This floating castle appears to be from an enchanted fable, but in actuality it is Europe's best preserved Renaissance water castle.
Located in the direct-center of the hotel’s 12-floor marbled façade, this balcony embodies the same blend of contemporary and classical European architectural styles used throughout the establishment. When the Four Seasons took over in 2002, they also inherited La Mansión, a completely separate 3-story French Renaissance-style building that was a wedding gift from Mr. Felix Alzaga Unzué to his wife Elena Peña in 1920. Both members of Argentinian aristocracy, they were infatuated with the spoils of European culture and envisioned a new Paris on the banks of La Plata del Río.
In charge of La Mansión’s 4-year construction was Scotsman Robert Russell, who combined Felix and Elena’s varied architectural preferences. Felix preferred the English Edwardian style, whereas Elena was enamored with the French castles of Loire. Marry the two, and the result will be a hôtel particulier de la Belle Époque: a large mansion designed for a single family of significant means, with 4 floors of well-defined functions. The lower level held the kitchens and accommodations for male service personnel topped by the attic, where female staff lived.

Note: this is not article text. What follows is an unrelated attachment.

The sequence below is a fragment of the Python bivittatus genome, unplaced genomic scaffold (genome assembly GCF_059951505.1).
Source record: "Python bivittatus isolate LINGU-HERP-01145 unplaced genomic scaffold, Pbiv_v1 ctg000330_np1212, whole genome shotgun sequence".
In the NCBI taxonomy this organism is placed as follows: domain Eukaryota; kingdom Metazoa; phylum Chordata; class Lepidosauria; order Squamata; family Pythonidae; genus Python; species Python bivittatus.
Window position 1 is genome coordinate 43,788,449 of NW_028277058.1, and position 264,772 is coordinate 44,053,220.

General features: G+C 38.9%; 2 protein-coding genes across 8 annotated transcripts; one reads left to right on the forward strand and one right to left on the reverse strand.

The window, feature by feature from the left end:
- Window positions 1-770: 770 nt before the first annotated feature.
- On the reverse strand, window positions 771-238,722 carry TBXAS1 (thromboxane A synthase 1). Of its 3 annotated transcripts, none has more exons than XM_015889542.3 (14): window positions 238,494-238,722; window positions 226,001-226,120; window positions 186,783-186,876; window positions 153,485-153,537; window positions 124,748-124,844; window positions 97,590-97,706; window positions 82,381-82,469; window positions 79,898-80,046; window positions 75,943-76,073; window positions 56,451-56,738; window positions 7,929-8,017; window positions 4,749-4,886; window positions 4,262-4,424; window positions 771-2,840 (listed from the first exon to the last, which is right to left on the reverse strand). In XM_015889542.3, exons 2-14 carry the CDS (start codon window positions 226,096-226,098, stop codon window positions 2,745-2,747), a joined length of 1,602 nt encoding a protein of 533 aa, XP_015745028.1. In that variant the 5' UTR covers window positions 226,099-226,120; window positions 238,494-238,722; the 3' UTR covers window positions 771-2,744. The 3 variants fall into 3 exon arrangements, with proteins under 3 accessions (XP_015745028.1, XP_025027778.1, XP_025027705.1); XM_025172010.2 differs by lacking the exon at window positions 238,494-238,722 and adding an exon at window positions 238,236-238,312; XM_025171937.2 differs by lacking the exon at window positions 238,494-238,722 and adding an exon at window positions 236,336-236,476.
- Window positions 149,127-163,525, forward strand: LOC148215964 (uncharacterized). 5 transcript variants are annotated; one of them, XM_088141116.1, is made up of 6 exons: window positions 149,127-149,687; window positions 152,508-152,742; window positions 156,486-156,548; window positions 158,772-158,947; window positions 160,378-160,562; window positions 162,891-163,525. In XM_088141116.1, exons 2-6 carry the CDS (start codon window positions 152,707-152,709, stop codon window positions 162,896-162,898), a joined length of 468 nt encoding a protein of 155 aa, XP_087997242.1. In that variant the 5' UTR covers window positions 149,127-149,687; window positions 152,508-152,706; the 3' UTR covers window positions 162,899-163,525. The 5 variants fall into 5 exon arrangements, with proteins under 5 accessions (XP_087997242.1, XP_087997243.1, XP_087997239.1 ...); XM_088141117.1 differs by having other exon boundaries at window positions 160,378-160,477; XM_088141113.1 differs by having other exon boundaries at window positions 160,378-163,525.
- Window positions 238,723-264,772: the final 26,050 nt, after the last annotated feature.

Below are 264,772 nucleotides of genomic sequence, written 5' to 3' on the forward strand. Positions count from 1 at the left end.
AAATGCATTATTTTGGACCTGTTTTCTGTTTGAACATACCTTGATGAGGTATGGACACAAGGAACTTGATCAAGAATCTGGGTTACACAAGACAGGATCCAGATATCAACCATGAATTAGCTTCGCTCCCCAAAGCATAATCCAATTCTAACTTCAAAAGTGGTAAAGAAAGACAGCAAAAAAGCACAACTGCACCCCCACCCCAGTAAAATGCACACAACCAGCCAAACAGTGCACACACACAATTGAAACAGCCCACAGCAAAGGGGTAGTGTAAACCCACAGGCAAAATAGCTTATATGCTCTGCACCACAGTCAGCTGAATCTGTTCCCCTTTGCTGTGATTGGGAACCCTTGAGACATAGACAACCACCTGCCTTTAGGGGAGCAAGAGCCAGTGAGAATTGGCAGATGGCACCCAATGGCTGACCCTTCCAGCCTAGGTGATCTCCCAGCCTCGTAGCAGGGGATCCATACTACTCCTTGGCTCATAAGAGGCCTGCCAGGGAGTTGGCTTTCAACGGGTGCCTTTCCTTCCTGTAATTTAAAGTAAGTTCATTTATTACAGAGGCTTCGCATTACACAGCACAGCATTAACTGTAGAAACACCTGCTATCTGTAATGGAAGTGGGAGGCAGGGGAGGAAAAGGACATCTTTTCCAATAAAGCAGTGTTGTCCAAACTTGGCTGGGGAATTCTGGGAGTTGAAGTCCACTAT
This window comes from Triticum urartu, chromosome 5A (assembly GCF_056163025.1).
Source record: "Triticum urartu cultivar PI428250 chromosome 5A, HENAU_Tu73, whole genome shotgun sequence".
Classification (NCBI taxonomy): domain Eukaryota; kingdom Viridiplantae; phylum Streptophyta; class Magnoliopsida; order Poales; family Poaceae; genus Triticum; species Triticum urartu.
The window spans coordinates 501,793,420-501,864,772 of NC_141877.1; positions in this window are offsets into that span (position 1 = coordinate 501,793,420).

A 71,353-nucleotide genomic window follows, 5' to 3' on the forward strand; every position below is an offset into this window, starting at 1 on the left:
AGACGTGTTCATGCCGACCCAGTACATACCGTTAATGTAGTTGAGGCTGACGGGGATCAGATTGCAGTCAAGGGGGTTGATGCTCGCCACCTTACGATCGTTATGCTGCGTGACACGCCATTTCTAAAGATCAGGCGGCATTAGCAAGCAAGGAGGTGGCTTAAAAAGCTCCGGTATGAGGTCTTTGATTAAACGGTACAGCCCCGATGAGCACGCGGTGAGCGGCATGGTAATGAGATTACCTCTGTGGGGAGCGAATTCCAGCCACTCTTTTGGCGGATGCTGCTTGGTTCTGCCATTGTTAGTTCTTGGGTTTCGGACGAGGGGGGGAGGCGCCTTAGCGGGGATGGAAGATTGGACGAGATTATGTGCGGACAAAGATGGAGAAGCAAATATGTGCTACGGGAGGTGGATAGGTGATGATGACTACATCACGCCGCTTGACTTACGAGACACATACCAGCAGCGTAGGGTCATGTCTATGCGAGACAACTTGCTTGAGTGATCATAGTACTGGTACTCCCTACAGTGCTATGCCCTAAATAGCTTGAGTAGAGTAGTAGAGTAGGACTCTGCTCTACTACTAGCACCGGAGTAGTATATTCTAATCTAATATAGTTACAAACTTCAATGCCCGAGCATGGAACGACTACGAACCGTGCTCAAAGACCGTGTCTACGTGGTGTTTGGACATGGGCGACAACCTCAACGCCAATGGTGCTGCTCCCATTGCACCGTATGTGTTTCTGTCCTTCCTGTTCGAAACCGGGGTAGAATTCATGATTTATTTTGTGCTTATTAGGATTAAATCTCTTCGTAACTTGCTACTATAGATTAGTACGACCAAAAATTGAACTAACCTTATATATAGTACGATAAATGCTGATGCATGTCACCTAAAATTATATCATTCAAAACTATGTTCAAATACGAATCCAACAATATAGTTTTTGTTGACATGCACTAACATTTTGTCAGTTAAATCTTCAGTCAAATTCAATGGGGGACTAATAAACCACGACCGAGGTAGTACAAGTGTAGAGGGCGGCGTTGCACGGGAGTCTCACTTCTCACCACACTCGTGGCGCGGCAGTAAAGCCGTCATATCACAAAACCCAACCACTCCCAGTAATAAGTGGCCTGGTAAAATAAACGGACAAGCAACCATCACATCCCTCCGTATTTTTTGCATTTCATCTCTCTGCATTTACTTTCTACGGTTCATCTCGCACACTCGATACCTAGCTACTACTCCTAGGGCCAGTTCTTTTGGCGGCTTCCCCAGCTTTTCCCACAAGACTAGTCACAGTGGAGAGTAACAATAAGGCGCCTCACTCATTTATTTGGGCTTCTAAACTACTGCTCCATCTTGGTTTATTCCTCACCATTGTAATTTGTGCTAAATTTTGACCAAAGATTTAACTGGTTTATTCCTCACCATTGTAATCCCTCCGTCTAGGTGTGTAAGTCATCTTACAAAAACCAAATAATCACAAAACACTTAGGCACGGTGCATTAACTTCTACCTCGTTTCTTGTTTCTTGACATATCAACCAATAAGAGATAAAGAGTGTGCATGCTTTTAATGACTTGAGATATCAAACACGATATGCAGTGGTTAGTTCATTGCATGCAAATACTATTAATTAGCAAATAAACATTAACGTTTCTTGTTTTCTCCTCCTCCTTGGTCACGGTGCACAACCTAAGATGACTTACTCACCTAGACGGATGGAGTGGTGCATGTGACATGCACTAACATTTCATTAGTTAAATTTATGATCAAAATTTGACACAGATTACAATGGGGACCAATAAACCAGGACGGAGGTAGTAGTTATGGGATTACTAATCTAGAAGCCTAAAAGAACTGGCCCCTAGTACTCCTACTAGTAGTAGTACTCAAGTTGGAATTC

The Four Seasons renovated the palace, aiming to recover its original spirit, with its 7 suites fitted to accentuate their owners’ diverse taste and fondness for opulence. The Versailles-inspired Presidential Suite, once Elena’s chambers, is just shy of 2000 square feet, complete with a marble bathroom with basins and taps made entirely of gold and her two-story dressing room with a small wooden staircase. The second floor was originally designed for Elena’s extensive collection of gloves and hats. So for $10,000 per night, make your stay worthwhile and bring your accessories along.
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